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The news has been filled with data loss stories over the past few months. But rather than berating politicians and government agencies, we should be looking at our own data-protecting habits – or lack thereof. When it comes to data, prevention is better than cure, says Andrew Jordan, COO of Beyond Analysis.

As you read this, do you know precisely where your wallet or handbag is? Of course you do. What about your house keys? Sure. But can you safely say that all your personal data is secure? That brings up a whole different set of issues.

Whether we like it or not, we all now live in a world rich in data. We literally can’t leave our homes without creating data on a computer system somewhere: from CCTV cameras, to credit card machines, to tube or subway passes, we are surrounded by machinery that captures our every move. Such statements are rich pickings for the Civil Libertarians, but there is a far more serious issue at stake here.

The news is filling up with stories about people losing other people’s data. Various organs of the British Government have been guilty of it for quite some time. At the time of writing, Defence Secretary Des Browne was set to make a statement to MPs on the theft of a military laptop containing the details of 600,000 people. And just over a year ago, the Nationwide bank in the UK received a $2m fine from the regulator for losing a laptop. But why is this happening?

It comes down to some very simple and common sense principles. You hold a credit card in your hand and you can visibly see that it is an important item with intrinsic or implied value. But hold a CD-ROM in your hand and that immediacy is lost. You can’t see the value. And therein lies the problem. That CD-ROM doesn’t even need to contain data as sensitive as credit card details. Something as simple as a list of sales prospects would be of considerable interest to a competitor, or a list of internal phone numbers or email addresses would be of value to the press, headhunters or spammers. And because it is stored in electronic format, it’s devastatingly easy to duplicate and transmit.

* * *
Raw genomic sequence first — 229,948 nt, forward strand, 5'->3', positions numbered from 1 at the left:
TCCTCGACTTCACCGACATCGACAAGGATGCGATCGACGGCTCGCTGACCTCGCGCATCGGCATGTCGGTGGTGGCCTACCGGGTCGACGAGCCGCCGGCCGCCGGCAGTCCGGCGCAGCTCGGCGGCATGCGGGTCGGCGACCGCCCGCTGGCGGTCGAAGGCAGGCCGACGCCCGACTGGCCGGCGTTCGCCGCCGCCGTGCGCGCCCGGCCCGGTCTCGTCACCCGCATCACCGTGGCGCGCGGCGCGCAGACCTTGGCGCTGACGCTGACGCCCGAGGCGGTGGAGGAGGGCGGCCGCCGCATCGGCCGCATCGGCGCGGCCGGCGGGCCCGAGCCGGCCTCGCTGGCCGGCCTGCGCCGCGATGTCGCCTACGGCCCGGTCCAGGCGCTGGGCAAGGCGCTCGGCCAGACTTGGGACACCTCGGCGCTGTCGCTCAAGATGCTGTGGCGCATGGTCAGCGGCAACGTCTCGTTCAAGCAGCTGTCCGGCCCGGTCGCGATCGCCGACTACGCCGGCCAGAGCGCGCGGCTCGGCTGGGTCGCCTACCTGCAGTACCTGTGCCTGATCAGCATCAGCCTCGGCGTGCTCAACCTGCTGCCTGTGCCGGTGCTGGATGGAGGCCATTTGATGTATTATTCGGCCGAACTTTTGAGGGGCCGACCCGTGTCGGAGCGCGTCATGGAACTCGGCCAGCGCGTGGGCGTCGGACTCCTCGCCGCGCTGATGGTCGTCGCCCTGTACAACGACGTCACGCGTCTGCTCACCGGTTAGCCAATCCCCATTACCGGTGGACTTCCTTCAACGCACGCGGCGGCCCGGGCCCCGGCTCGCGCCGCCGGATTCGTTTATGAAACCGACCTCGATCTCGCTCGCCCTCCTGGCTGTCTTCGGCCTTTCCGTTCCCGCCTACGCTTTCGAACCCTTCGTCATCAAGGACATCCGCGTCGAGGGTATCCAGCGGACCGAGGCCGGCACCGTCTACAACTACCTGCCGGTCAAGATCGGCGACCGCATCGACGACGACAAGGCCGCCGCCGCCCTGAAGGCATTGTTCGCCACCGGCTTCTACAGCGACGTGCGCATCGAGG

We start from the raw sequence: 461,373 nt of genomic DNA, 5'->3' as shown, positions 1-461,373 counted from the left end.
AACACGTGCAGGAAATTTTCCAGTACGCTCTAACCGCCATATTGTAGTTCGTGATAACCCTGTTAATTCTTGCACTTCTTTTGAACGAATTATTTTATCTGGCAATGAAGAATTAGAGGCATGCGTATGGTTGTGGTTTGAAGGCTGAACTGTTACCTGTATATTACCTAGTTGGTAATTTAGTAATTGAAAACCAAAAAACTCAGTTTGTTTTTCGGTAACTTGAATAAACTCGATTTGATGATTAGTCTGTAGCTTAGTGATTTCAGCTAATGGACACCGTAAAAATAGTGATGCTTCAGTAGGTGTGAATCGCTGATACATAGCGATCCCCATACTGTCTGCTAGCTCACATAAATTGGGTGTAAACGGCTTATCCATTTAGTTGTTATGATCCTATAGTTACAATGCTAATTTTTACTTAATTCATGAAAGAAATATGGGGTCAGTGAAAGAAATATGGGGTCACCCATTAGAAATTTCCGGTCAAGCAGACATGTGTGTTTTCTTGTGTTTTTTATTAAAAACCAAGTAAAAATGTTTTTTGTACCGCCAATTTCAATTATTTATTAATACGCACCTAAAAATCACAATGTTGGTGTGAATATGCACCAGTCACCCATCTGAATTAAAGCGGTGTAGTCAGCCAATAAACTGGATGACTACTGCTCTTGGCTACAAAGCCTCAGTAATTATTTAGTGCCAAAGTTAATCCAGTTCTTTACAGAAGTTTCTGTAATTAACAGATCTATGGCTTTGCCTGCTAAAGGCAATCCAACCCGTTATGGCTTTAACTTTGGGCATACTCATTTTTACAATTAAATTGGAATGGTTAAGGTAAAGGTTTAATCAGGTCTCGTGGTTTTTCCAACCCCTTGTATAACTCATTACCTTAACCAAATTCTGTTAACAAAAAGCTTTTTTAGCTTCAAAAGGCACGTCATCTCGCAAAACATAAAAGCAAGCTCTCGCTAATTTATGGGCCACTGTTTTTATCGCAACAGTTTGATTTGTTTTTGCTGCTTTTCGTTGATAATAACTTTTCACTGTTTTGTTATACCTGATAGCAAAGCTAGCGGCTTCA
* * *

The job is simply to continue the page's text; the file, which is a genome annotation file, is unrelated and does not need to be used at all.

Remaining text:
We lay the blame on these mishaps squarely at the door of the Government bodies or companies who handle the data. But instead, we should be educating the general population about data and what it means to us. We see TV ads for credit cards that indemnify you against identity fraud so you feel safe in the knowledge that someone can’t use your details in criminal activity. But for many of us, we go to work the next day and forget that our jobs may involve data that is just as important, albeit it may not relate to us personally. And it is this disconnection that creates the problems.

So, here are five practical steps to help raise awareness of these issues and hopefully avoid another data “mishap”:

1. Think about what data you have access to and how important it is. Many companies classify their data to provide guidance in this area. If something says “Highly Confidential”, chances are you’re not supposed to leave it lying on your desk when you go home at night. But use common sense in this area too, even if there is no formal classification of data. As described above, even something as benign as a phone list is of value to someone.

2. Treat your laptop as if it was your own. You wouldn’t leave your wallet on the back seat of your car, so don’t do the same with your laptop. You are almost certainly unaware of the extent to which you’ve got local copies of sensitive data on there.